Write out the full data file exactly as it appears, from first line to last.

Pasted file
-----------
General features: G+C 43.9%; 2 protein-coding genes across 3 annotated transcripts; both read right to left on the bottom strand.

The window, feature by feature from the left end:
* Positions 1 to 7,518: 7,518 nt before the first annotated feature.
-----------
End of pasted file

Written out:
General features: G+C 43.9%; 2 protein-coding genes across 3 annotated transcripts; both read right to left on the bottom strand.

The window, feature by feature from the left end:
* Positions 1 to 7,518: 7,518 nt before the first annotated feature.